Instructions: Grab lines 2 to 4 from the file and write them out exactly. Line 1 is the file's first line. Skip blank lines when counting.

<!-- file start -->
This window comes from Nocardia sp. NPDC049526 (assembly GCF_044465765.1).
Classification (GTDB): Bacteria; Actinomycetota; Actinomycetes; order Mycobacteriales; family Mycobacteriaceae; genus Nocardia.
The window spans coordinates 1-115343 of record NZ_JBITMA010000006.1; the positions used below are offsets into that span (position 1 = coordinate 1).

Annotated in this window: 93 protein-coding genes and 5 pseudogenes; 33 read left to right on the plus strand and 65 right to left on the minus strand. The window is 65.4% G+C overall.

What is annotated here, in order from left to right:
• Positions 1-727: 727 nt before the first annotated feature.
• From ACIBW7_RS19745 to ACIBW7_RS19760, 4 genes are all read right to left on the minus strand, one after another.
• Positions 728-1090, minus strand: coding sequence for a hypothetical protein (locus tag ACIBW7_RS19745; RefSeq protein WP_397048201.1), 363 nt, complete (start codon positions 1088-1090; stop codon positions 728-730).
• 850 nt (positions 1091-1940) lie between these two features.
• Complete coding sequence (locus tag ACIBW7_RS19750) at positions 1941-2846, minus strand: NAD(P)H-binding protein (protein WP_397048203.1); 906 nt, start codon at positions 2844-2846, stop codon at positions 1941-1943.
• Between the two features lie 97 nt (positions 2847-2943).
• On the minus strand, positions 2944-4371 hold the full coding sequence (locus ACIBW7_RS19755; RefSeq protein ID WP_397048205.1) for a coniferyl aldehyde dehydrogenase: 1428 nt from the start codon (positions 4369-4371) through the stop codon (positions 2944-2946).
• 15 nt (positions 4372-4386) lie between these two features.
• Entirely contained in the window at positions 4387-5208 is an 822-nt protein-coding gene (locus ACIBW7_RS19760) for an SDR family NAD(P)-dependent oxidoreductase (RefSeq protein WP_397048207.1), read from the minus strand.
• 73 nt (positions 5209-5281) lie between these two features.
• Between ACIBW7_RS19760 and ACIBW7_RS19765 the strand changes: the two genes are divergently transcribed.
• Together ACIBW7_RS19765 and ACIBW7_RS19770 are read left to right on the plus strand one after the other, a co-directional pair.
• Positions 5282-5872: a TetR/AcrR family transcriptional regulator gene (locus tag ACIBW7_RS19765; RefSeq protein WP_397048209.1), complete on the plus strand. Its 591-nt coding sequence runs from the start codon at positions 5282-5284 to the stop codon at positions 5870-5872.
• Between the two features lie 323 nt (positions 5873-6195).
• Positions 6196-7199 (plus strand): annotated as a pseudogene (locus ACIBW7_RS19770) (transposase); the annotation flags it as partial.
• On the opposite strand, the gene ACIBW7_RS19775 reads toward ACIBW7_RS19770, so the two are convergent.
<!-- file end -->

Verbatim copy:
Classification (GTDB): Bacteria; Actinomycetota; Actinomycetes; order Mycobacteriales; family Mycobacteriaceae; genus Nocardia.
The window spans coordinates 1-115343 of record NZ_JBITMA010000006.1; the positions used below are offsets into that span (position 1 = coordinate 1).

Annotated in this window: 93 protein-coding genes and 5 pseudogenes; 33 read left to right on the plus strand and 65 right to left on the minus strand. The window is 65.4% G+C overall.